Decentralized networks are defined by the lowest common denominator. If you want to push a large amount of data throughout the network, you need to push it everywhere, even to the slowest devices. Also, the mempool synchronization is not, and cannot be, exact. If a peer asks you to synchronize the mempool with them, neither of you know which transactions the other party already has in their pool and which not. In many cases, you end up resynchronizing the entire mempool. Which means that the block size limit now on Bitcoin is not in fact 1 MB, but 1 MB times the amount of users times the amount of mempool block of mempool volume in between blocks. And every time a block sync happens, you need the whole block and mempool to travel across the entire world, to every node. You also need to remember that the mempool synchronization takes away resources shared with block synchronization, so the larger the block limit is, the more unwanted forking happens because the information about new blocks arrives later to many miners – again, exponentially. If anyone with a single-chain solution tells you they can transfer thousands of transactions per minute and satisfy millions of users, they are lying or using cheap tricks.

So the blocksize limit is a technological problem, or more specifically a Bitcoin-related design flaw. Is there a theoretical solution? Yes, since at least 2014, and it’s called sidechains or childchains, and these have been inspired by nothing else than altcoins. Why? Because altcoins in themselves are the scaling solution for Bitcoin, where Bitcoin is only used as the common chain with some market arbitrary value of the altcoin in question. Once you buy an altcoin, you are no longer putting any pressure on the Bitcoin blockchain, until you decide to sell your altcoin and use BTC as a mediator again. Childchains/sidechains are just like that, but only use one network, one dev team, and one common token. It’s like the whole bitcoin/altcoin market virtualized.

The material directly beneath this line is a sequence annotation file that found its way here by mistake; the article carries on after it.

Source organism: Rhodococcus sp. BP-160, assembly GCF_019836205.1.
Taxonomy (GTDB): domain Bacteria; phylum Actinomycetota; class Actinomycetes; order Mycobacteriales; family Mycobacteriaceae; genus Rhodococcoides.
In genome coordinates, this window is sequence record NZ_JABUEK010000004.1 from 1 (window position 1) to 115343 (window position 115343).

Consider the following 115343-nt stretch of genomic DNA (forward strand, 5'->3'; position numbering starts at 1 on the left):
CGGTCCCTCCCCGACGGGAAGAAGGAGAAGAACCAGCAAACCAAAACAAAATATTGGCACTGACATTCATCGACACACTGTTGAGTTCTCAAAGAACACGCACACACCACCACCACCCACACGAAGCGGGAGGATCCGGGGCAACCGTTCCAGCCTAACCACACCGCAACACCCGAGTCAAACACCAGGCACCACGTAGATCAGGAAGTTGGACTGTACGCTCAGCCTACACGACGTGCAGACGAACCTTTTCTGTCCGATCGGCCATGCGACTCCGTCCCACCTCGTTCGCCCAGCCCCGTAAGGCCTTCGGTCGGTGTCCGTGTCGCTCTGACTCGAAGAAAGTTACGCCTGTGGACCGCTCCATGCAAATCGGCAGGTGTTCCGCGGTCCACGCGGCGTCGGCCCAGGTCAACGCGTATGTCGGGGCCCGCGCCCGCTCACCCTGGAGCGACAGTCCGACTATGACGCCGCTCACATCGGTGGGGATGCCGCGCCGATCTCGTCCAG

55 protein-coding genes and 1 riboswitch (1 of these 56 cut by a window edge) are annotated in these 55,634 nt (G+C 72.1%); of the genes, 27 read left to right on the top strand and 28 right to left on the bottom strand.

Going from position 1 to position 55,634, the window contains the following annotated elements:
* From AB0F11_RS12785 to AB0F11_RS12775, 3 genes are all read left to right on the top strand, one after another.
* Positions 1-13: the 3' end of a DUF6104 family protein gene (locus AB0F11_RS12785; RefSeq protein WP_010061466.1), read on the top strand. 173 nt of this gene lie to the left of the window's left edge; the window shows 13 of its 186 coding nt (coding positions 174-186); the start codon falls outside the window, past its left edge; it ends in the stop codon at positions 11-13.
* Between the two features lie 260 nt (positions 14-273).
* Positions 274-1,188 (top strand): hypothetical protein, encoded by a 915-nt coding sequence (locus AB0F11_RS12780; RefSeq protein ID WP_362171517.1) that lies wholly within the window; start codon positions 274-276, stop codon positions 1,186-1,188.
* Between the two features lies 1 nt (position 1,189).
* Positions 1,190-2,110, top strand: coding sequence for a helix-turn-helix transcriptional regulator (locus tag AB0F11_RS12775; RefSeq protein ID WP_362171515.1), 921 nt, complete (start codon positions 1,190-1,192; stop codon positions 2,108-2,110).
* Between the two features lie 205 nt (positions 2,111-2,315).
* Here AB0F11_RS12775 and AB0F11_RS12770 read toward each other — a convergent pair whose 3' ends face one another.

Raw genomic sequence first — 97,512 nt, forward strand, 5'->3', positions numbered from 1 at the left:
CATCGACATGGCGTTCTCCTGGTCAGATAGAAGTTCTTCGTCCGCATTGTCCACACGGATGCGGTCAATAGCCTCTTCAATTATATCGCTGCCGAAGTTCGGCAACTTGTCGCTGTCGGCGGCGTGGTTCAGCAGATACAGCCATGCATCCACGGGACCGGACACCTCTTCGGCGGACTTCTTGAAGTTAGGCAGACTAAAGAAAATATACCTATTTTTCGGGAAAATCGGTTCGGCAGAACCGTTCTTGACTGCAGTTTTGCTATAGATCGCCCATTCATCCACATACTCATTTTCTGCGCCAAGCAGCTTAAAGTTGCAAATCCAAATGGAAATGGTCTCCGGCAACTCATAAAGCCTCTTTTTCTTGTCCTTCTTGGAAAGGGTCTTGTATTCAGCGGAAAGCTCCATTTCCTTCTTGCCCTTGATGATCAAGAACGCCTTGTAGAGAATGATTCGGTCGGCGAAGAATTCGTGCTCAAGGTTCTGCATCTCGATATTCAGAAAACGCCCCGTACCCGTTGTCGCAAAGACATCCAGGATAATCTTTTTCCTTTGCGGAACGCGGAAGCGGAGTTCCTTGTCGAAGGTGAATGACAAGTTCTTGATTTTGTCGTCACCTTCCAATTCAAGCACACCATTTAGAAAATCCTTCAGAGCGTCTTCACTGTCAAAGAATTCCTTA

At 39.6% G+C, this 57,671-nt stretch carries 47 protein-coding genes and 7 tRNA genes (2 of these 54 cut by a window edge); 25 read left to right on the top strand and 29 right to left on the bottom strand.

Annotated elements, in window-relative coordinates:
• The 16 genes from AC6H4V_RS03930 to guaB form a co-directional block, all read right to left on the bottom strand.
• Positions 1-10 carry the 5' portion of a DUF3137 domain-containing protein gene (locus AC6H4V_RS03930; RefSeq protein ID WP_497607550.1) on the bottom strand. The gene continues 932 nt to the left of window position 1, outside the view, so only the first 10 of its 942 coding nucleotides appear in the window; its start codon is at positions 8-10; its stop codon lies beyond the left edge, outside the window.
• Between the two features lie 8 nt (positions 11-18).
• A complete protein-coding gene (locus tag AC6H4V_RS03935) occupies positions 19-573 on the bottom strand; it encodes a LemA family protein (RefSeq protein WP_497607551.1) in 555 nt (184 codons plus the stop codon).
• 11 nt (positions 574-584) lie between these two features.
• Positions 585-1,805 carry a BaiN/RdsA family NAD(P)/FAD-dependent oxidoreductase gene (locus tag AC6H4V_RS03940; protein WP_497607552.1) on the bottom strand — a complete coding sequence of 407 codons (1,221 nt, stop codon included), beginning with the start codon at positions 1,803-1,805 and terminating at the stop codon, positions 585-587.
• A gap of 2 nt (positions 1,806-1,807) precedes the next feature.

Who is working on this technology at the moment? I am not aware if there is any working solution yet, but quite certainly Ardor, or NXT 2.0 development team is releasing their testnet in Q1 2017. It will be spiced up with additional features already present in NXT like the decentralized exchange. Also, Ethereum made some announcements lately and would like to push their solution public early 2017.